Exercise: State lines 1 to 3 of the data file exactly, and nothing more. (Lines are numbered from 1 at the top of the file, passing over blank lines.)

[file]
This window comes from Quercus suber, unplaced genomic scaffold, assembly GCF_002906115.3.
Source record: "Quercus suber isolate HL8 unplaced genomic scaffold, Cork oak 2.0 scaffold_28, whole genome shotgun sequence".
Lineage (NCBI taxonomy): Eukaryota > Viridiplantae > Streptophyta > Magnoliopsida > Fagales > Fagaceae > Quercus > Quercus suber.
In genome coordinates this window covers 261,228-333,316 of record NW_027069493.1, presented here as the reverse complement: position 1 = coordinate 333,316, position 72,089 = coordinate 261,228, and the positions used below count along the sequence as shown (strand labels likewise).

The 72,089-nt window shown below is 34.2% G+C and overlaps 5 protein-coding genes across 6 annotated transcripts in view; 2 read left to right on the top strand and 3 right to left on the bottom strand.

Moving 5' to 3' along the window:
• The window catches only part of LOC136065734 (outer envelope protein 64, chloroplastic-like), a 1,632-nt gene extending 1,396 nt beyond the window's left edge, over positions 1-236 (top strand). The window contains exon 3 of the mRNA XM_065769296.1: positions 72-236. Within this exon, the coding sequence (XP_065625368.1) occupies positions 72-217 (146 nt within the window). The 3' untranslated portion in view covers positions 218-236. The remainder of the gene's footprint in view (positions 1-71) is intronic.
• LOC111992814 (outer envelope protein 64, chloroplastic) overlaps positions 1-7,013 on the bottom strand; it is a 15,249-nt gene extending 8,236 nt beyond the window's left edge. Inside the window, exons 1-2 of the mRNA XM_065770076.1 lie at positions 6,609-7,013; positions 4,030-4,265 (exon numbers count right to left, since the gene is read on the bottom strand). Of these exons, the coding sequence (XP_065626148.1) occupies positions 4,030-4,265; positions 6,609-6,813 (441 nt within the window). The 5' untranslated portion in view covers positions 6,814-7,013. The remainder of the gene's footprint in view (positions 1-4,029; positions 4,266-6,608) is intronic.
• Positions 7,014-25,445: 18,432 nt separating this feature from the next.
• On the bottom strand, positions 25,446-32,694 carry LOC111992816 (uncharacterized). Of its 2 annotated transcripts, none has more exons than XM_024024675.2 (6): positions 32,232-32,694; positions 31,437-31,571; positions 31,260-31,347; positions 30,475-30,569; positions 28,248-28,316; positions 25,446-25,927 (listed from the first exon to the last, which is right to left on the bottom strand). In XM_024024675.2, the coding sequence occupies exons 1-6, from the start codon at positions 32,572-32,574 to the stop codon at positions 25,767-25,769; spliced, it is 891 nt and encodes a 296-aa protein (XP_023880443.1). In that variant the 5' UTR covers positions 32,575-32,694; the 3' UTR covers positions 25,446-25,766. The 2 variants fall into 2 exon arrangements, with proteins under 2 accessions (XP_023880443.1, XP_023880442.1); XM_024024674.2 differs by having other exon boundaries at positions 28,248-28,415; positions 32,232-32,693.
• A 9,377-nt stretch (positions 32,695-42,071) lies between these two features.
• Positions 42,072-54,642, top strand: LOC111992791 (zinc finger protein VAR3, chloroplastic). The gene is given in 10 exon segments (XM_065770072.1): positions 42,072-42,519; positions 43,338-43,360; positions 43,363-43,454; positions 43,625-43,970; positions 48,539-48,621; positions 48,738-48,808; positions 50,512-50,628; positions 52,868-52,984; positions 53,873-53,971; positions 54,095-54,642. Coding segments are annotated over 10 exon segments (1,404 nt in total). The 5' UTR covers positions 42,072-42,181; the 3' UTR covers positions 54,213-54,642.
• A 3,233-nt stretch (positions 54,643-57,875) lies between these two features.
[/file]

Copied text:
This window comes from Quercus suber, unplaced genomic scaffold, assembly GCF_002906115.3.
Source record: "Quercus suber isolate HL8 unplaced genomic scaffold, Cork oak 2.0 scaffold_28, whole genome shotgun sequence".
Lineage (NCBI taxonomy): Eukaryota > Viridiplantae > Streptophyta > Magnoliopsida > Fagales > Fagaceae > Quercus > Quercus suber.